Pretty well all I knew about Geoshare before the course was that it worked with half links. I had also heard of the "n-squared" problem which is the rapid rise in the number of point-to-point data links needed as the number of data sharing applications increases. The Geoshare solution is to define a standard file format to which all applications can read or write data through what is termed a "half link". The standard file format chosen for Geoshare is similar to the Schlumberger DLIS format. In fact DLIS, Geoshare and the SEG RODE data formats all share the same underlying technology, the API's Recommended Practice 66 (RP-66) format. In a sense, the RP-66 standard could be thought of as a portable operating system for this whole family of data exchange technologies.
Geoshare works by defining a universal data model (much in the way that POSC and PPDM have done). A half link is built using an application's programming toolkit (API), or with a good knowledge of the application's internal data format, and writes data out of the application into the Geoshare data model. The reverse occurs when the data is read by another application. The use of the RP66 format, which takes care of the low level stuff, such as how floating point numbers are stored, means that a Geoshare data file can be written to tape, stored on disk, or even sent around the world using the Internet. The actual file structure is in two parts. First comes the Parameter Data. This describes the data to follow in the subsequent Frames - which contain the actual information. Data to be written to a single Geoshare file may contain 15,000 well logs, 17 Gigs of 3D seismic, and so on. Writing a Geoshare sender is said to be much easier than writing a receiver. Footprinting problems may be associated with the transfer into and out of the Geoshare data model.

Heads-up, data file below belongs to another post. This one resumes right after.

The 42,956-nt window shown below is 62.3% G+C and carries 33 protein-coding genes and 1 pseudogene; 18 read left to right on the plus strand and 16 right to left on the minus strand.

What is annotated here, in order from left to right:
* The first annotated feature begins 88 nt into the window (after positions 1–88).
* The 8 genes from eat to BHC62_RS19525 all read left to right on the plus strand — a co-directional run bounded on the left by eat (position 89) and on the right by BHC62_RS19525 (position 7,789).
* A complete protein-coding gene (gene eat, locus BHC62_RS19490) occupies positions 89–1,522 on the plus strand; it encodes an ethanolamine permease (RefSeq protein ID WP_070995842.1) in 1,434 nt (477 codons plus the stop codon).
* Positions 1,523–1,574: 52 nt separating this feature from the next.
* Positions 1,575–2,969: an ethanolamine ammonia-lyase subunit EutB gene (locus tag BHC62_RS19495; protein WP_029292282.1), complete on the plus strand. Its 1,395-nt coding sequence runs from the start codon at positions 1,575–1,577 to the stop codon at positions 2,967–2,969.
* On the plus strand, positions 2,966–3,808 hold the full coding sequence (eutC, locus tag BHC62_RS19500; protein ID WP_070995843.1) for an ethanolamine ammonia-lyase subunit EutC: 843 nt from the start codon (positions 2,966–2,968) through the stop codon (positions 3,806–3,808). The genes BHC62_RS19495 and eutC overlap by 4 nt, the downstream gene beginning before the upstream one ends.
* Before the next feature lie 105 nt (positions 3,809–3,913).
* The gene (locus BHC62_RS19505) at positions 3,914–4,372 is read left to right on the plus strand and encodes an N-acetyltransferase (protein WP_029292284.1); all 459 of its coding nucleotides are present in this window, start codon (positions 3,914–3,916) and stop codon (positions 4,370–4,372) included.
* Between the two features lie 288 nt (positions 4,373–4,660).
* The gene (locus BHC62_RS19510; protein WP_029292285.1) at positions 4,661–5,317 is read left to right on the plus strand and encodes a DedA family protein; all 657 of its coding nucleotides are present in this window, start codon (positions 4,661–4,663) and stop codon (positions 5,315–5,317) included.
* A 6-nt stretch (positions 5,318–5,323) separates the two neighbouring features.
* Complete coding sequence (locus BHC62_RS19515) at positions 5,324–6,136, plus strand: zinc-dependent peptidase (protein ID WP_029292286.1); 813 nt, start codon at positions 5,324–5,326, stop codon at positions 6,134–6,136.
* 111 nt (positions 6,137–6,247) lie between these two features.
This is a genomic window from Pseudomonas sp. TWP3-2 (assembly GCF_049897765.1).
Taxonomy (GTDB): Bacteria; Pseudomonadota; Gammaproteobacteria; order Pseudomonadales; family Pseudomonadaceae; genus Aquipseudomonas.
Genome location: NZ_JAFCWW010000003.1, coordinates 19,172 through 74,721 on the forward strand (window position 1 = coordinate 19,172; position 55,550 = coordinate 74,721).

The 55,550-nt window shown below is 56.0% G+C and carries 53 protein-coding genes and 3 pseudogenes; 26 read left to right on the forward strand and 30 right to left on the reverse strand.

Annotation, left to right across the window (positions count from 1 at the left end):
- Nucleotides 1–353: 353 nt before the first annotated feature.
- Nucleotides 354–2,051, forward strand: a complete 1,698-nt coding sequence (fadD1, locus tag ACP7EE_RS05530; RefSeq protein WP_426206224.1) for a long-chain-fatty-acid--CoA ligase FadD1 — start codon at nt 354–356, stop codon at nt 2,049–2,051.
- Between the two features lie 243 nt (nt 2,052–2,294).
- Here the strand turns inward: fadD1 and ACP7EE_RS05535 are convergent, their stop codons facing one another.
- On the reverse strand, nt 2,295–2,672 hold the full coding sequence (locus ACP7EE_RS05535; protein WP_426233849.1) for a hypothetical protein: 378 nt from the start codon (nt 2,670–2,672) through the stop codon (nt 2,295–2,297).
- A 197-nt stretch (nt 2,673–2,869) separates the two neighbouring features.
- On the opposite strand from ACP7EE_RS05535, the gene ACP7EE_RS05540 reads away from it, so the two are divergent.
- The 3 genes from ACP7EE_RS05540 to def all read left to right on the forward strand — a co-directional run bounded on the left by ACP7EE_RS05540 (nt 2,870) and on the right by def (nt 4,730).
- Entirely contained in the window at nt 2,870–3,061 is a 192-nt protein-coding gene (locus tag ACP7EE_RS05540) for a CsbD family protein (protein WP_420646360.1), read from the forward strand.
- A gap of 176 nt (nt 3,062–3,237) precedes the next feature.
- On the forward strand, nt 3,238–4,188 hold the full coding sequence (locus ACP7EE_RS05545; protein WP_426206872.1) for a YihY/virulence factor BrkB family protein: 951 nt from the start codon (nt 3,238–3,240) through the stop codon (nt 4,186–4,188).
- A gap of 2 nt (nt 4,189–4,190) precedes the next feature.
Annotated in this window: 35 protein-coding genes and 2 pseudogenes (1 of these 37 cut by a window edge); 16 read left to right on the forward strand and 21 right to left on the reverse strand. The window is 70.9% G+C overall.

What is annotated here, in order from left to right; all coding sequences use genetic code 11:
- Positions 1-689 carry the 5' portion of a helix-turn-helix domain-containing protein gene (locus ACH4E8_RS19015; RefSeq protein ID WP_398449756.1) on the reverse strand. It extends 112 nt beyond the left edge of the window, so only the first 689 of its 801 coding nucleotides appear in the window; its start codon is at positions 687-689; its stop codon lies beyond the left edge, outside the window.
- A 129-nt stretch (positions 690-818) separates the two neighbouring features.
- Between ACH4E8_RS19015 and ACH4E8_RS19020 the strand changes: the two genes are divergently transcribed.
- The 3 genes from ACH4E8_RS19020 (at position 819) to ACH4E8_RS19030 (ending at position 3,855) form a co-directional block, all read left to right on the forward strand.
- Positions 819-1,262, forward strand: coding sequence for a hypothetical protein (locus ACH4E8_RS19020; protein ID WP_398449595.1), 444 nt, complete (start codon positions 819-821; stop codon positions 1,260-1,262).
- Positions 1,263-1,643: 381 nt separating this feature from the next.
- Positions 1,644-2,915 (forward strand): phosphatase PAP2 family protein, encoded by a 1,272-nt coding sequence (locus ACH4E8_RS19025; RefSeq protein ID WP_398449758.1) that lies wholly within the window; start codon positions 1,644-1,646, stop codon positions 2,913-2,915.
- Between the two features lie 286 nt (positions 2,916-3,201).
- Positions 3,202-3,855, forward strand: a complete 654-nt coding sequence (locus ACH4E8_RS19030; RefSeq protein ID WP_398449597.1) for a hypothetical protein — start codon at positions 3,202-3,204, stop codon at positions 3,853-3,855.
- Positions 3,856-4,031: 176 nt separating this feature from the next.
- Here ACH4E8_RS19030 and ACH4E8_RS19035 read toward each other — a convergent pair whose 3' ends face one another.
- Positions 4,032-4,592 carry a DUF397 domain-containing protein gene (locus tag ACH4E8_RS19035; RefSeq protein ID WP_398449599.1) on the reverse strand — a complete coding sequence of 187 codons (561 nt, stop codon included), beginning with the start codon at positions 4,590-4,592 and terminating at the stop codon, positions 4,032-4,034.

For those who would like a fast track to building Geoshare half-links, Sumner's company, Independent Consulting Services provides a toolkit in the form of the GeoBasic product. This contains a wide variety of low-level building bricks for constructing Geoshare half links.
The one-day course offers an excellent introduction to the standard and I'm sure that if my livelihood depended on it, I could now be out there writing half-links along with the best of them. More info on the Geoshare course and GeoBasic from Bill Sumner on email@example.com.
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